Cubing the Baroque

When I first came to Prague in the spring of 1988, travelling overnight on the sleeper from Budapest, I had only one guidebook to guide me (apart from a fact-heavy, utterly impersonal, poorly translated and amusingly ideological tome published by the Czechoslovak Tourist Office). It was Richard Bassett’s A Guide to Central Europe. According to the short biography printed just inside the cover Richard Bassett is an art historian (Cambridge), a journalist (Vienna correspondent for The Times in the 1980s) and a musician (once principal horn player at the Ljubljana Opera House). I love a generalist. And I loved his very personal approach to everything he saw. It’s always more interesting to see a city through the eyes of an individual, a person, with his own particular tastes and sense of humour, than to be deluged with dozens of dull facts that are immediately forgettable and unmoving. One wants opinion, with which, on occasion, one might disagree.

I stayed , on his recommendation, in the ‘cosy shabbiness’ of the art-nouveau Hotel Europa (which, today, is finally under restoration). He laments the unavailability of any English language newspaper other than the Morning Star (Britain’s Communist Party answer to Pravda, still in print today, though with a daily circulation of only around 10,000), but how times have changed since then.

In vain, this morning, I looked for his remarks on a delightful architectural oddity which drew me to Spalena Street in 1988, and which I noticed again yesterday evening when attending a splendidly euphonious choral concert in which a colleague took part. Bridging the gap on Spalena between the baroque church of the Holy Trinity, 1713, by one of the Dientzenhofer brothers, and a cubist building,  the Diamant building of 1912-1913, and squaring the circle in stylistic terms, is a baroque figure of St John Nepomuk protected by a cubist arch. It’s a delightful, witty, confrontation of and synthesis of styles. Who says that the Cubists had no sense of humour?

See also An Architectural Wink

Baroque – 1713


Cubist – 1913


A witty hybrid




Facebooks before Facebook

It’s the time of year when pupils are graduating from secondary schools all over Europe. You notice it particularly here in Central and Eastern Europe because each graduating class creates a kind of Facebook and places it in the window of their town’s most prestigious café, department store or bookshop.

facebook 2

It used to charm me in the late 1980s when I lived in Budapest, since we never did this when I was at school, but what’s depressing is that, although 28 years have passed, these pre-Facebook Facebooks haven’t changed at all.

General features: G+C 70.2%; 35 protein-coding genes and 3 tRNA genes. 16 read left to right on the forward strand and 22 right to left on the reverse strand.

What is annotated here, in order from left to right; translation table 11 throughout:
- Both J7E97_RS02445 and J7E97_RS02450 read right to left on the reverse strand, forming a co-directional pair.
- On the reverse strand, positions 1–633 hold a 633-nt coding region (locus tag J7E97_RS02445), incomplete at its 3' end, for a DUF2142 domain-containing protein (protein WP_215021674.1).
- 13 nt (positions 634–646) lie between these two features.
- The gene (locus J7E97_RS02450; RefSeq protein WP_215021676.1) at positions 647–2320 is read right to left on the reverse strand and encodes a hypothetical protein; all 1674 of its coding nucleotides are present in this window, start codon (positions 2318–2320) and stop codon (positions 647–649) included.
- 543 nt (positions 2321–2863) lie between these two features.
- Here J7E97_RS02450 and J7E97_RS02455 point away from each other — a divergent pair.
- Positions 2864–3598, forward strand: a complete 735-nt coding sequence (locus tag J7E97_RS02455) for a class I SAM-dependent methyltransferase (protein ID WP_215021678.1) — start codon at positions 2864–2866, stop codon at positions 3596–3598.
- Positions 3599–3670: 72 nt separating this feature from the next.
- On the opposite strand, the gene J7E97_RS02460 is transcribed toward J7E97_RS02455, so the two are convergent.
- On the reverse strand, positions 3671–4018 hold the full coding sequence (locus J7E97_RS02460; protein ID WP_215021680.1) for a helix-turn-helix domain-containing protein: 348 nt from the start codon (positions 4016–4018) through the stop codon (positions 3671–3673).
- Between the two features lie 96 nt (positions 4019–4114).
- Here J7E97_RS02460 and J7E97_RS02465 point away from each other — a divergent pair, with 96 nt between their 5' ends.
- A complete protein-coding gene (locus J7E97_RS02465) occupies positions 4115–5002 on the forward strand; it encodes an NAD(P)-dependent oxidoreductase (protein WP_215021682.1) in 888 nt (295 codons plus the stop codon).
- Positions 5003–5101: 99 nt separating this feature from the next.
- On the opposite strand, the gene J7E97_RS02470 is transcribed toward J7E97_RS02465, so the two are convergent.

Graphical styles have undergone all sorts of revolutions since 1987, and the whole of Communist Eastern Europe has revolted politically and been liberated from the straitjacket of Marxist orthodoxy, (which has always given a rather serious cast to education) but it might as well never have happened. These displays of (probably) bright young lives and their teachers are still as dull, as dreary, as empty of originality and promise, as they always were. See a particularly dire example, above, from a window (albeit of a religious bookshop) in Debrecen.

Look carefully. The only male teacher without a tie is the drama teacher (you wonder if he will ever be promoted after this sartorial dare) – and only he and his theatrical colleague permit themselves a slightly open-mouthed smile. Of course, a certain license has always been permitted to the more expressive arts. Otherwise it’s all pursed lips, at least for male teachers of mathematics, chemistry, history, and literature. And men, of course, have their greater dignity to consider, whilst women may smile a little more informally.

drama smiles

‘Kati Neni’ (‘Auntie Kate’), plum centre of the picture, and this year’s class teacher, has something rather unsurprising to say.

‘Finally, it’s over!’

kati neni

I imagine she says this every year, but whether in sadness or relief we cannot tell from her expression.

Deputy Director Katalin is a dead ringer for a 1970s Miss Moneypenny

deputy director

And her colleague, the second deputy director, looks a tiny bit mad – a good candidate for Q.

other deputy director

As for the pupils, properly relegated to the lower ranks, the only one who looks remotely like fun is Mizi Marietta, who, with a name like that must go on to a starring role in a new operetta by the dead but much-loved Franz Lehar.

mizi marietta

20 girls, 7 boys. What’s happening in Debrecen? Are boys now exposed at birth on the Puszta to be picked at by vultures?

And why do they all wear black and black ties? Is graduation a kind of funeral?

Now, I must also confess that although I have a particular love for Hungary, since, in a certain sense, I grew up there, I couldn’t help thinking, when I saw the Czechoslovak Facebooks in all the shops in Prague in the same late 1980s that they did it rather better there. They were funny, irreverent, imaginative, unconventional. Is there a deep-seated conservatism about Hungary that has resisted change over the last 28 years (and for how many decades before)? Or is it just this eastern part of Hungary that is stuck in the Puszta mud?

Anyway, boys and girls, do try harder!